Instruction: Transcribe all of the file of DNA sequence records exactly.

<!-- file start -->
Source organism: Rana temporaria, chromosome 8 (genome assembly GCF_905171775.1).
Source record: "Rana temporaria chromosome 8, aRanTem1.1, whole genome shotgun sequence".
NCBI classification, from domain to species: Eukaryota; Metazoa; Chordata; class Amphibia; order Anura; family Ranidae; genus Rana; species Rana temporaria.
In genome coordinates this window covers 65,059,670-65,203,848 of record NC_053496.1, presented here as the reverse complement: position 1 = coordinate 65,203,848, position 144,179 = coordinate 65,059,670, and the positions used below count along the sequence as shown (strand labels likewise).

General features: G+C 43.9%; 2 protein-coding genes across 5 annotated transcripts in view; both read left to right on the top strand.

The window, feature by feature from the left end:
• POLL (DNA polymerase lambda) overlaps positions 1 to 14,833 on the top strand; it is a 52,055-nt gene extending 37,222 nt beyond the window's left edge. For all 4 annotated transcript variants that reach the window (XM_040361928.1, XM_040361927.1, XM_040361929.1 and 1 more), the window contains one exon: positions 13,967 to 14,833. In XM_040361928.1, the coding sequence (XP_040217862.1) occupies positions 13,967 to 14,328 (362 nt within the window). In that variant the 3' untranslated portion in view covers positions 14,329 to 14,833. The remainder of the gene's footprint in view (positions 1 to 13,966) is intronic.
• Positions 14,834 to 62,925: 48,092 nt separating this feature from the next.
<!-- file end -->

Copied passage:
Source organism: Rana temporaria, chromosome 8 (genome assembly GCF_905171775.1).
Source record: "Rana temporaria chromosome 8, aRanTem1.1, whole genome shotgun sequence".
NCBI classification, from domain to species: Eukaryota; Metazoa; Chordata; class Amphibia; order Anura; family Ranidae; genus Rana; species Rana temporaria.
In genome coordinates this window covers 65,059,670-65,203,848 of record NC_053496.1, presented here as the reverse complement: position 1 = coordinate 65,203,848, position 144,179 = coordinate 65,059,670, and the positions used below count along the sequence as shown (strand labels likewise).

General features: G+C 43.9%; 2 protein-coding genes across 5 annotated transcripts in view; both read left to right on the top strand.

The window, feature by feature from the left end:
• POLL (DNA polymerase lambda) overlaps positions 1 to 14,833 on the top strand; it is a 52,055-nt gene extending 37,222 nt beyond the window's left edge. For all 4 annotated transcript variants that reach the window (XM_040361928.1, XM_040361927.1, XM_040361929.1 and 1 more), the window contains one exon: positions 13,967 to 14,833. In XM_040361928.1, the coding sequence (XP_040217862.1) occupies positions 13,967 to 14,328 (362 nt within the window). In that variant the 3' untranslated portion in view covers positions 14,329 to 14,833. The remainder of the gene's footprint in view (positions 1 to 13,966) is intronic.
• Positions 14,834 to 62,925: 48,092 nt separating this feature from the next.